In Brussels, hundreds of lobby consultants make a (rather generous) living by running lobby campaigns on behalf of anyone who pays them. The borders between communication and PR strategies, law expertise and traditional lobbying are blurred. Demonstrating the problematic symbiosis between corporate interests and the EU institutions in Brussels, the same lobbying consultancies often get hired by both, bringing serious risks of conflicts of interest. A case in point: Germany-based lobby consultancy Genius and its work for the Glyphosate Task Force.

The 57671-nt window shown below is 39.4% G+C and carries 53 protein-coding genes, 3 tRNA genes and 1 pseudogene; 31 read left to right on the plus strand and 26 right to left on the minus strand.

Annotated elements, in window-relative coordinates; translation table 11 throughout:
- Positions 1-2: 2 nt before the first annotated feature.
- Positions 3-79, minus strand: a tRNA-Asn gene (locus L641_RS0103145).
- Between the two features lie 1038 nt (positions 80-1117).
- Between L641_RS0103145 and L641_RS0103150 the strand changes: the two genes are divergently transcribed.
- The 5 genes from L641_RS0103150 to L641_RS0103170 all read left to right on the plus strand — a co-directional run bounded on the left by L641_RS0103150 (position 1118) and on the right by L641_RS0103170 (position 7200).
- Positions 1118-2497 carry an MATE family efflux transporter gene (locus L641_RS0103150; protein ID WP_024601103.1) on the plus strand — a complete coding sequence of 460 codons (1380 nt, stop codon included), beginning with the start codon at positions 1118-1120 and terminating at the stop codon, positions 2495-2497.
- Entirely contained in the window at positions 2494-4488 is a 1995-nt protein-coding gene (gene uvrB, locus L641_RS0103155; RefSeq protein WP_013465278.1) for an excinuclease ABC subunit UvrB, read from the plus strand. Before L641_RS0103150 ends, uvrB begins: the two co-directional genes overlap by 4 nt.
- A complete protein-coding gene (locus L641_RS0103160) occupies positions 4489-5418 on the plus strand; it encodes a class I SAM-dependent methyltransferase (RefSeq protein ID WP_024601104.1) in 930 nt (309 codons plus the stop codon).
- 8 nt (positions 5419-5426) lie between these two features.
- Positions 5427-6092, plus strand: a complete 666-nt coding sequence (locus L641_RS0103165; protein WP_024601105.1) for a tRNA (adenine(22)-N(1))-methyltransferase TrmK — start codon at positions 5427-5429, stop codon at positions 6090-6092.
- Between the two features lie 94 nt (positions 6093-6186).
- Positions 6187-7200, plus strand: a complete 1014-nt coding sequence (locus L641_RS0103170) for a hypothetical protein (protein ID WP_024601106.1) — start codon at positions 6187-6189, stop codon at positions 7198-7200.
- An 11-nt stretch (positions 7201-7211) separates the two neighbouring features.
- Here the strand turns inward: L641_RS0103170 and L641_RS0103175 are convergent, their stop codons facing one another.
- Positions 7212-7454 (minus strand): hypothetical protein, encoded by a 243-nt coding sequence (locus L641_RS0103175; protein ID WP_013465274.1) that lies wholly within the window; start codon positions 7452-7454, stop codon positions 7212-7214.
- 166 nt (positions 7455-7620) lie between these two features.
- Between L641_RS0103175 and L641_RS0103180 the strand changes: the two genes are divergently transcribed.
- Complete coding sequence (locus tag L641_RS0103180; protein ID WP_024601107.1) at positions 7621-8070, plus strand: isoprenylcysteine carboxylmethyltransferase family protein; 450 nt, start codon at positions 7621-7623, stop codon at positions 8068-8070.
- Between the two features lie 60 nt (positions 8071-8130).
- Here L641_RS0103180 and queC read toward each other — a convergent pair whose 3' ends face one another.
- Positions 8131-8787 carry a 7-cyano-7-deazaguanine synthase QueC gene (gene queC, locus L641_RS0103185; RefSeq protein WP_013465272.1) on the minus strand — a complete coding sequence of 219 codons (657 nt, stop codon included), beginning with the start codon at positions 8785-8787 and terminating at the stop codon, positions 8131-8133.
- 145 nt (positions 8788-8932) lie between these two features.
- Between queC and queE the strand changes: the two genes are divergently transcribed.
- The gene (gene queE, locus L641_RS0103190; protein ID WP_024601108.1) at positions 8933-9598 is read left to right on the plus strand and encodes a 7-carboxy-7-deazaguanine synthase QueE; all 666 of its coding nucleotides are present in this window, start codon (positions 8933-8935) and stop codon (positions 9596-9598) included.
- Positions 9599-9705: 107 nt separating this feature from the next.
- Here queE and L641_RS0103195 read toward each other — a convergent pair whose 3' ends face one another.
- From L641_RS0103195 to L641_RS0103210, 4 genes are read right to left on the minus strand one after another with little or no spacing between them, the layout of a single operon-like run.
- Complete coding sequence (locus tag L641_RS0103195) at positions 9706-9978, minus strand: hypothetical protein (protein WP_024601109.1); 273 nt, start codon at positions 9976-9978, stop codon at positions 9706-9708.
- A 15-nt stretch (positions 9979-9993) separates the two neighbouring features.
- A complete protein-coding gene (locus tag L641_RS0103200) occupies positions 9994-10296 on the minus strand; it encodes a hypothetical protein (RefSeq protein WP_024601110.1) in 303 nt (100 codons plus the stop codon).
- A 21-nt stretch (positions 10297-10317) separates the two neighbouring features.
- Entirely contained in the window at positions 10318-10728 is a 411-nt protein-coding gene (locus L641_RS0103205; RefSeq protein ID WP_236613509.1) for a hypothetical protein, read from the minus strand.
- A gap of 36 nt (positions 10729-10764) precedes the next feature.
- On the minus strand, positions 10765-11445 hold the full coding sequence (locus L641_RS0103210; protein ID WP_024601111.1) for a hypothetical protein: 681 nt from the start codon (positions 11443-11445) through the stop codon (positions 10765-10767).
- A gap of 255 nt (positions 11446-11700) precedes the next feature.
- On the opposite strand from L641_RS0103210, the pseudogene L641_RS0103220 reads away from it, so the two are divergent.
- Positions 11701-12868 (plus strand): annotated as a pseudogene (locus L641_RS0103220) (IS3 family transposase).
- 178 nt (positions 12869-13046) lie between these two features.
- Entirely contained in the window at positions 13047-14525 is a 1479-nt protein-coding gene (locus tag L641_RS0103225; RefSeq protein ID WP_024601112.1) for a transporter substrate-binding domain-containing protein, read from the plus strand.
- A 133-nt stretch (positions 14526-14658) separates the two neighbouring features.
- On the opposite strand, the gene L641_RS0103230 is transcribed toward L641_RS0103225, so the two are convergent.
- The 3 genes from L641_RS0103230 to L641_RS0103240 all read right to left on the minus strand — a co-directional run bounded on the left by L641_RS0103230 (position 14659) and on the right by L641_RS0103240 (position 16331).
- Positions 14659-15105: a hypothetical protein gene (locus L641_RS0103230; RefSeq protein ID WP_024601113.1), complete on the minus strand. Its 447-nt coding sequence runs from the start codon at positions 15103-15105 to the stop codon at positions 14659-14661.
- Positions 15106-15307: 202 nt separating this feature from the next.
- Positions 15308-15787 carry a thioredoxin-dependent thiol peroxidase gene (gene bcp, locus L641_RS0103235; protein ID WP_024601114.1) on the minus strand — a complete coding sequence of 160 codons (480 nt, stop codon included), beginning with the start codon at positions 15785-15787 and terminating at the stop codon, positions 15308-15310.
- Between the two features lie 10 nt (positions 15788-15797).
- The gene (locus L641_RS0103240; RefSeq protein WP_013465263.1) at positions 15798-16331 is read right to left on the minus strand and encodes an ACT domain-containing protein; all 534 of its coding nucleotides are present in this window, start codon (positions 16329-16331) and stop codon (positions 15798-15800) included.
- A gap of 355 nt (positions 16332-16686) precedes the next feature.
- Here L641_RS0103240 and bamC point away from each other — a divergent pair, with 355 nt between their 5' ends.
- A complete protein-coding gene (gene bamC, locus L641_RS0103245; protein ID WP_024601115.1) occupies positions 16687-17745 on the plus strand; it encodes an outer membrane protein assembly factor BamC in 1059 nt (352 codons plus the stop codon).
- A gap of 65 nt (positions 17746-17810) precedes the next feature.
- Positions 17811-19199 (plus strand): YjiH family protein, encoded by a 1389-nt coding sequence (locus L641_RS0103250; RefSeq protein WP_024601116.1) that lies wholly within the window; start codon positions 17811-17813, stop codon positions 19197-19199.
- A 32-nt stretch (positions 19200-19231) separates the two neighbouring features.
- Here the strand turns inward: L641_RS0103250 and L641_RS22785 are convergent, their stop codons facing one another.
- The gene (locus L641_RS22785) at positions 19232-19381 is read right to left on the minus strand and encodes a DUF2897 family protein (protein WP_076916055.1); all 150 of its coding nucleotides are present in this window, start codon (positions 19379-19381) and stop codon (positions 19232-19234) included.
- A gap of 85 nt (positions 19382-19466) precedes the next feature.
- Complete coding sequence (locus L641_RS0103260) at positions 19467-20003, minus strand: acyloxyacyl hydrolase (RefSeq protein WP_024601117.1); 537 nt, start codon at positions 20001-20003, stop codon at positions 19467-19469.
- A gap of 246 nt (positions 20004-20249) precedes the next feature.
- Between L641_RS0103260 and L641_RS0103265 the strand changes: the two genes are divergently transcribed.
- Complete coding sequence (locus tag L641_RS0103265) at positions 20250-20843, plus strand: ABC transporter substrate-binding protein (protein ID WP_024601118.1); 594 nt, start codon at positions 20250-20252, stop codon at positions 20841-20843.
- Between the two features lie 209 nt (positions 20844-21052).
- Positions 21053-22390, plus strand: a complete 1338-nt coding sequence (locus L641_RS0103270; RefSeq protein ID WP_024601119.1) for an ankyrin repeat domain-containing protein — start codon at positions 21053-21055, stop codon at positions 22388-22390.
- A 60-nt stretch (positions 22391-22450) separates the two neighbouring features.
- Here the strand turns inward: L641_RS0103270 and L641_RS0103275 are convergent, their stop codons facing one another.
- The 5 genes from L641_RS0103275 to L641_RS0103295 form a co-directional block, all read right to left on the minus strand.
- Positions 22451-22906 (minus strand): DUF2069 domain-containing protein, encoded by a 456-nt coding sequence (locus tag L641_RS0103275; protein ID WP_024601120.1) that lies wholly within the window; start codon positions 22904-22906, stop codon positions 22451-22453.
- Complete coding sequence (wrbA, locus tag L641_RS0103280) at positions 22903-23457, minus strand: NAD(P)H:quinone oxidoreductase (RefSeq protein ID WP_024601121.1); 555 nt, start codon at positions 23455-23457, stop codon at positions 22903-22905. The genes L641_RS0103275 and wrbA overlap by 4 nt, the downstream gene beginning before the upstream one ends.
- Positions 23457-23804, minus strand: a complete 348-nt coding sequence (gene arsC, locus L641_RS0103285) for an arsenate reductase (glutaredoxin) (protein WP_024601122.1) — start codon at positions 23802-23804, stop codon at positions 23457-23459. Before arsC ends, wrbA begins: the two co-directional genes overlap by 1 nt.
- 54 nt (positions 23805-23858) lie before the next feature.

The European Commission – as shown again recently in The Guardian – seems hell bent on granting glyphosate, the active ingredient in Monsanto’s toxic herbicide Roundup, re-approval for another ten years. This is despite the fact that the World Health Organisation’s cancer institute IARC declared the substance as “probably causing cancer to humans”, and that EU pesticides rules say such substances should be banned.
Conflicts of interest so obvious, yet nothing done to stop them from happening.